The Connecticut long-arm statute at issue here, which precludes its courts from exercising jurisdiction over certain foreign defendants in defamation actions,4 does not provide for jurisdiction to the limits of due process. See Conn. Gen. Stat. § 52–59b; see also International Shoe, 326 U.S. at 316, 66 S.Ct. 154. The statute's limitation does not, however, violate Friedman's First Amendment right of access to courts. As we have noted, “[t]here is nothing to compel a state to exercise jurisdiction over a foreign [defendant] unless it chooses to do so,” Brown, 814 F.3d at 626, and Friedman does not have any right to assert a claim against a foreign entity in the absence of a long-arm statute that provides jurisdiction over such an entity. See Whitaker, 261 F.3d at 208; see also George v. Strick Corp., 496 F.2d 10, 12 (10th Cir. 1974) (“[P]ertinent federal cases do not compel state courts to open their doors to every suit which meets the minimum contacts requirements of the due process clause of the federal constitution.”); Jennings v. McCall Corp., 320 F.2d 64, 68 (8th Cir. 1963) (“[A] state court is free to choose for itself the standards to be applied in determining the circumstances under which a foreign [entity] would be amenable to suit, assuming of course that minimum due process requirements are met․ [It is] a state's privilege to impose its own jurisdictional limitations.”). Friedman, therefore, has failed to show that this statute violates his First Amendment right of access to courts.5
Conn. Gen. Stat. § 52–59b also does not violate Friedman's equal protection rights under the Fourteenth Amendment. Friedman argues that, applying strict scrutiny, the statute violates the Equal Protection Clause by “restricting the rights of defamation plaintiffs as a class without utilizing the least restrictive means.” Appellant's Br. at 44–45. However, we apply strict scrutiny only when the challenged statute either (1) burdens a fundamental right or (2) targets a suspect class. See Heller v. Doe, 509 U.S. 312, 319, 113 S.Ct. 2637, 125 L.Ed.2d 257 (1993). Friedman has not shown that his claim falls within either category. As we have discussed, a state is not required to extend its courts' jurisdiction over specific foreign defendants and, in the absence of a long-arm statute providing for such jurisdiction, a plaintiff does not have a fundamental right to bring an action against those foreign defendants. Further, Friedman does not argue that state residents defamed by out-of-state entities are a suspect class.
Under rational basis review, which is applicable here, “we are required to defer to the legislative choice, absent a showing that the legislature acted arbitrarily or irrationally.” Gronne v. Abrams, 793 F.2d 74, 77 (2d Cir. 1986). The party challenging the law, therefore, “must disprove every conceivable basis which might support it.” Windsor v. United States, 699 F.3d 169, 180 (2d Cir. 2012) (citation and internal quotation marks omitted), aff'd, ––– U.S. ––––, 133 S.Ct. 2675, 186 L.Ed.2d 808 (2013). Friedman argues that the statute's legislative history does not state a rational basis for excluding defamation actions. A legislature, however, “need not actually articulate at any time the purpose or rationale supporting its classification․ Instead, a classification must be upheld against [an] equal protection challenge if there is any reasonably conceivable state of facts that could provide a rational basis for the classification.” Heller, 509 U.S. at 320, 113 S.Ct. 2637 (citations and internal quotation marks omitted).
Conn. Gen. Stat. § 52–59b was modeled after a nearly identical provision in New York state's long-arm statute. See N.Y. C.P.L.R. § 302; Savin v. Ranier, 898 F.2d 304, 306 (2d Cir. 1990). We have previously noted, in the context of the New York statute, that one rational basis for excluding defamation actions against out-of-state defendants is “to avoid unnecessary inhibitions on freedom of speech” and that “[t]hese important civil liberties are entitled to special protections lest procedural burdens shackle them.” Best Van Lines, 490 F.3d at 245 (quoting Legros v. Irving, 38 A.D.2d 53, 55, 327 N.Y.S.2d 371 (N.Y. App. Div. 1st Dep't 1971)); see also SPCA of Upstate N.Y., Inc. v. Am. Working Collie Ass'n, 18 N.Y.3d 400, 404, 940 N.Y.S.2d 525, 963 N.E.2d 1226 (2012) (“Defamation claims are accorded separate treatment to reflect the state's policy of preventing disproportionate restrictions on freedom of expression.”). The New York state exception for defamation actions was initially intended, at least in part, to ensure that “newspapers published in other states [would not be forced] to defend themselves in states where they had no substantial interests.” Best Van Lines, 490 F.3d at 245 (quoting Legros, 38 A.D.2d at 55, 327 N.Y.S.2d 371).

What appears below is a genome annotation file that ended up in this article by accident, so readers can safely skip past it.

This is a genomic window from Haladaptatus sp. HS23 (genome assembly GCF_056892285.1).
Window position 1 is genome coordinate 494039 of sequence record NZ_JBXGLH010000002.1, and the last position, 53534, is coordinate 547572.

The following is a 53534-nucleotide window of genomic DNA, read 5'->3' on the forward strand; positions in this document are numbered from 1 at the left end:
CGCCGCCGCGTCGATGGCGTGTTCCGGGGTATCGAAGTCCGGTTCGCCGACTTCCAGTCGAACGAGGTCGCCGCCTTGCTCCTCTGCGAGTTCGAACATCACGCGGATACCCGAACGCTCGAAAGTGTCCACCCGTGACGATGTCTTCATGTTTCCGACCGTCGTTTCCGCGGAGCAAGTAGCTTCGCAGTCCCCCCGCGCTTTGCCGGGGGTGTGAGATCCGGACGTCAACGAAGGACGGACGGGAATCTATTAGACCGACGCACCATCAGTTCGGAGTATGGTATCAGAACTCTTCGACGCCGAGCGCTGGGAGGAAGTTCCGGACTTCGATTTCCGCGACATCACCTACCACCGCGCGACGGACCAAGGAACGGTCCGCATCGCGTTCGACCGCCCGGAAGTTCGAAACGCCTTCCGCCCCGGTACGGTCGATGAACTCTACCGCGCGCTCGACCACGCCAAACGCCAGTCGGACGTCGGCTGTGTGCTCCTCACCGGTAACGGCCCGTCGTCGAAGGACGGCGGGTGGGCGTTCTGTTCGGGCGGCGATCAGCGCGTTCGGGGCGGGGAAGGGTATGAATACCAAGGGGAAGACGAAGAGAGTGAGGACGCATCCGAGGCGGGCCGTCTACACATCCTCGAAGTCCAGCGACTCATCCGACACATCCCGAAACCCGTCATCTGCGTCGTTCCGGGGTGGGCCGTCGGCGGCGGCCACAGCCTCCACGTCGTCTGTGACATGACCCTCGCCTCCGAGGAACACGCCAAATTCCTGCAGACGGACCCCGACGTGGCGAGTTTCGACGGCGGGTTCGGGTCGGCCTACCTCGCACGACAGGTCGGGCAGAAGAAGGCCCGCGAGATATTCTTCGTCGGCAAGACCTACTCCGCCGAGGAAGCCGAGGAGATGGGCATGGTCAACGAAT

For the first time in his reply brief on appeal, Friedman challenges this rational basis by arguing that “[t]he internet ․ dramatically changes the impact of the long arm defamation exclusion” and “creates a wide defamation liability-free zone for out of state publishers,” such as Bloomberg L.P., if they publish defamatory statements online. Appellant's Reply Br. at 25–30. At issue in this appeal, however, is the statute's defamation exception with respect to the individual Milltown and Palladyne Defendants, who are the alleged sources for the challenged statements in the Bloomberg article. As we described earlier, one conceivable basis for affording special protection to out-of-state defendants in defamation actions is to avoid any unnecessary inhibition on their freedom of speech. See Best Van Lines, 490 F.3d at 245; see also Vincent C. Alexander, Practice Commentaries, N.Y. C.P.L.R. § 302, at C302:10 (McKinney 2008) (“The [New York State long arm statute's] exclusion ․ recognizes the ease with which a written or oral utterance may occur in New York, thereby subjecting numerous individuals ․ to suit in New York despite their potentially remote connection to the state.”). Because Friedman fails to counter this rational basis, we conclude that his equal protection argument is unavailing. See Windsor, 699 F.3d at 180.